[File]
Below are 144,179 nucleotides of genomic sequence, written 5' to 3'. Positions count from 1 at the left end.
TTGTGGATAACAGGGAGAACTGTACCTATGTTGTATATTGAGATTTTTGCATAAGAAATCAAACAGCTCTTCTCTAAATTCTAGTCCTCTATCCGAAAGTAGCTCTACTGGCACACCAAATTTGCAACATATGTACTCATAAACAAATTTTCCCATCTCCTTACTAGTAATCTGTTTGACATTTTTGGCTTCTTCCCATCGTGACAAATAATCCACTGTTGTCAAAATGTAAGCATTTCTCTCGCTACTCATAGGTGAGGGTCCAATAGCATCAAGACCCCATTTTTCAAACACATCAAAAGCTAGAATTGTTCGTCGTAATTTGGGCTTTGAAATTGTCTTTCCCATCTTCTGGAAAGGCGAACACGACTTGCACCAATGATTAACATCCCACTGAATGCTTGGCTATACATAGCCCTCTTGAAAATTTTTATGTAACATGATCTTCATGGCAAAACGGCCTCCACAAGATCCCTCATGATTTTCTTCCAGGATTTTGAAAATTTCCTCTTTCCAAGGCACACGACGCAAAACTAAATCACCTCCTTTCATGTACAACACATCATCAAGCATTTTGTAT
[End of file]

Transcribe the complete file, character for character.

Below are 144,179 nucleotides of genomic sequence, written 5' to 3'. Positions count from 1 at the left end.
TTGTGGATAACAGGGAGAACTGTACCTATGTTGTATATTGAGATTTTTGCATAAGAAATCAAACAGCTCTTCTCTAAATTCTAGTCCTCTATCCGAAAGTAGCTCTACTGGCACACCAAATTTGCAACATATGTACTCATAAACAAATTTTCCCATCTCCTTACTAGTAATCTGTTTGACATTTTTGGCTTCTTCCCATCGTGACAAATAATCCACTGTTGTCAAAATGTAAGCATTTCTCTCGCTACTCATAGGTGAGGGTCCAATAGCATCAAGACCCCATTTTTCAAACACATCAAAAGCTAGAATTGTTCGTCGTAATTTGGGCTTTGAAATTGTCTTTCCCATCTTCTGGAAAGGCGAACACGACTTGCACCAATGATTAACATCCCACTGAATGCTTGGCTATACATAGCCCTCTTGAAAATTTTTATGTAACATGATCTTCATGGCAAAACGGCCTCCACAAGATCCCTCATGATTTTCTTCCAGGATTTTGAAAATTTCCTCTTTCCAAGGCACACGACGCAAAACTAAATCACCTCCTTTCATGTACAACACATCATCAAGCATTTTGTAT